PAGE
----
Between our safari and the business portion of our Africa trip, we took a short hiatus at beautiful Diani Beach, on the Indian Ocean just south of Mombasa. Our base was the Almanara Beach Resort. You can go to their website to see pictures of their luxury villas, their pools, their beach facilities, their Sails Restaurant and all about the sugar sand beach. Go ahead, go there, get the deets. But let me tell you what they don’t talk about. Because, sometimes it’s the subtler things that, at least for me, make a place special. And make no mistake about it, Almanara is very, very, very special. So let me fill in the gaps and tell you all the ways that Almanara is not like any other beach resort you will ever go to.
1. Absolutely unique decor and ambiance. There are luxury hotels and luxury hotels. Sometimes they can blend together in their generic “luxury hotelness”. You can pretty much guess that the toiletries will be from Penhaligon or Jo Malone. If you find yourself at a One and Only Resort (I don’t recommend them) and, whether you are in Cabo San Lucas or Mauritius or The Bahamas, you’ll find them all exactly the same from furniture to set-up to design of the restaurant menus. They’ll have little to do with the country or region they are in and everything to do with being a One and Only chain member. When I say Almanara is unique, I mean I can abso-fricken-lutely guarantee you there is no other property like this on Earth. Much of that has to do with the fact that the resort started as a family retirement home gone terribly out of control. A large beachfront property was purchased. A grand house was built. A few villas were added for some income since the family only lived there part time. Then more villas were built. Then a restaurant, gift shop and more! Suddenly, a resort!
In the interest of full disclosure, that family is, I guess, now my family, at least by marriage. (Frequent readers of this blog may remember The Other Royal Wedding.) The husband of my niece — who I’m now proud to call my nephew — has a family that you don’t find much outside of fiction. His father grew up in Nairobi with Italian and Somali parents. His mother is Egyptian but spent significant time in Libya. Now imagine all those cultural influences brought to bear in design, then executed by local Mombasa and Kenyan craftspeople and artists. The result are uniquely decorated and designed villas that are modern in aesthetic, but somewhat Middle Eastern in aesthetic with a touch of the Raj, a lovely overlay of Africa, and throughout warm, intimate and with a sense of place that we wine people would call terroir.
Here’s what I’m talking about:
2. Locally sourced or grown food. In each of the villas, you get your own chef, butler and maid to take care of all your meals. But we are big fans of the on site restaurant, Sails. The executive chef manages the chefs in the villas, so you get the same quality of food. But Sails has a young, hip, ex-pat vibe that we like. And it, like the villas’ kitchens, features local produce.
3. An easily accessible reef and sand island. If you travel with a diver, as I do, you are used to the big discussion and logistics that happen when one person wants to dive and the other person isn’t convinced they want to commit the better part of a day to a long trip in a smelly diesel boat. At Almanara, a reef is just off shore from the property and it’s a reef with enough sealife to satisfy even a serious diver. On a few hour trip to the reef we saw at least a dozen types of colorful tropical fish (including Nemo!), five different types of starfish and three types of anemones. It’s not the diversity you’d see on the Great Barrier Reef, but it also took us only ten minutes to row out there, we could see it all by snorkeling and when any of our party got tired, we could drop out of the snorkeling and relax on a sand island.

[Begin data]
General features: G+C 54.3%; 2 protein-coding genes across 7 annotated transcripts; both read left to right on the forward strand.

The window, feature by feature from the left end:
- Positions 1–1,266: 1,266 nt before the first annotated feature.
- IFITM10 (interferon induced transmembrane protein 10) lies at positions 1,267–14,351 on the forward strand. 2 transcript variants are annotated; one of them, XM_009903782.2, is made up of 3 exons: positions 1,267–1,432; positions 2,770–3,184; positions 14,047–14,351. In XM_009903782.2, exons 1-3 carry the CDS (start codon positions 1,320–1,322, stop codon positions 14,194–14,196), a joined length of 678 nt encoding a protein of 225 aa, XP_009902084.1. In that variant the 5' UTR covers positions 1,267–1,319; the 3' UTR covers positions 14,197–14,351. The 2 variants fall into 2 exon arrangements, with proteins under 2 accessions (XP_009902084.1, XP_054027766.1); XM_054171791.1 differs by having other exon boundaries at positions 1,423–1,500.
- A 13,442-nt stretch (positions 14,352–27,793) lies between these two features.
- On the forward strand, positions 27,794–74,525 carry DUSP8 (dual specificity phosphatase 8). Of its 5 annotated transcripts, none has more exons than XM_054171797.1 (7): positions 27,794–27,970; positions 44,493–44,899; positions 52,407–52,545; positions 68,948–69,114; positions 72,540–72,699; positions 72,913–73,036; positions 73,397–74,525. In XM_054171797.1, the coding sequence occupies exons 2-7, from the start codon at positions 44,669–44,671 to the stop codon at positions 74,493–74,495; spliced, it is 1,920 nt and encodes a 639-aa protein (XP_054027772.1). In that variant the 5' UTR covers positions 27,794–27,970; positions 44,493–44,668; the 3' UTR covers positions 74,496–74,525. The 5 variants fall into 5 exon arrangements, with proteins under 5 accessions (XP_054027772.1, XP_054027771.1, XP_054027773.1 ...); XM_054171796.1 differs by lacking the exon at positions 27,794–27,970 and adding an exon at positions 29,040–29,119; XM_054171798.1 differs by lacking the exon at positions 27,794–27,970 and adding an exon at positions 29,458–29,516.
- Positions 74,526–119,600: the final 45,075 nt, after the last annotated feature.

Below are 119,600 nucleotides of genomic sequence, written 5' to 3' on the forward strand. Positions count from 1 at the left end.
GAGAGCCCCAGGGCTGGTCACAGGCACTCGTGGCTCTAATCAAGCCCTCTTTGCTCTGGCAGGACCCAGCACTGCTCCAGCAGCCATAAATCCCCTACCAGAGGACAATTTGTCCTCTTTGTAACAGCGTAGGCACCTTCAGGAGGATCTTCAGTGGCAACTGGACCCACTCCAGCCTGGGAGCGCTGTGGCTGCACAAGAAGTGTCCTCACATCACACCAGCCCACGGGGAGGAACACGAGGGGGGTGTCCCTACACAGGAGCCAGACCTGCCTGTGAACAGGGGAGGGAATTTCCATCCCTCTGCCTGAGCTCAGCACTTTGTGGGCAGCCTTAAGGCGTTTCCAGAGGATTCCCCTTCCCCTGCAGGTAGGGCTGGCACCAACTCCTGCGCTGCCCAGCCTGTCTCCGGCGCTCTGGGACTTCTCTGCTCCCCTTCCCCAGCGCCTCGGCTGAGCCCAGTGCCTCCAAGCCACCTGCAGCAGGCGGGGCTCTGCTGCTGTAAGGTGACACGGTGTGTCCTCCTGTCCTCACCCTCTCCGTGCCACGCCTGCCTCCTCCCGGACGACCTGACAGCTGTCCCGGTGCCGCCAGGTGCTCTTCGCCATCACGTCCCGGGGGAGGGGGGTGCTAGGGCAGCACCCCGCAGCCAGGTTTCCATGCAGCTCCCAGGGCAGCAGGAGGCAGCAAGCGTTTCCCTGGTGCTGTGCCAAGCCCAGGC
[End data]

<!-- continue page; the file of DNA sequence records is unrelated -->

4. Locally produced toiletries. The shampoo, conditioner and body gel is all locally produced products made from local botanicals. Even better, they totally work. Even after a day in salt water, chlorine pool and sun, my hair had never felt softer. The body lotion even includes natural, herbal mosquito repellant. It’s a small thing, but as I explained to my niece, Americans love this shit. Oh, and they are presented in eco-friendly blue glass bottles. If they’d sold these products in the gift shop, I would have filled up my suitcase.
5. Amazing artwork. This is a subset of point Number 1. But I can’t emphasize it enough. Staying at Almanara is like living in an African art gallery. Bella, our nephew’s mother, picked out much of it. The art was not only sourced. In many cases, she took in pictures and commissioned original pieces.
I should mention that the artwork and design and commission of furniture was largely overseen by our nephew’s mother, the glorious and exuberant Bella.
The large main house, which is rentable as a Presidential suite, is called Casa Bella. As well it should be.
6. A warm family feeling. The eclectic decor and the elegant yet homey feel of Almanara is more than enough to set it apart from nearly every luxury property you could book. But when you stay here, you will actually be in the midst of family. Our lovely niece Gemma and her husband Leo are managing the property. And they’re working with long term staff that has been with the family for years. So, while you have the complete privacy of your villa, should you choose to step out and experience the full property (and I hope you do), you’ll be in the midst of a large, warm and multi-cultural family like no other.
There you have it. I dare you to tell me a property that can match this level of uniqueness. I may be biased, but I think I’ve made my case.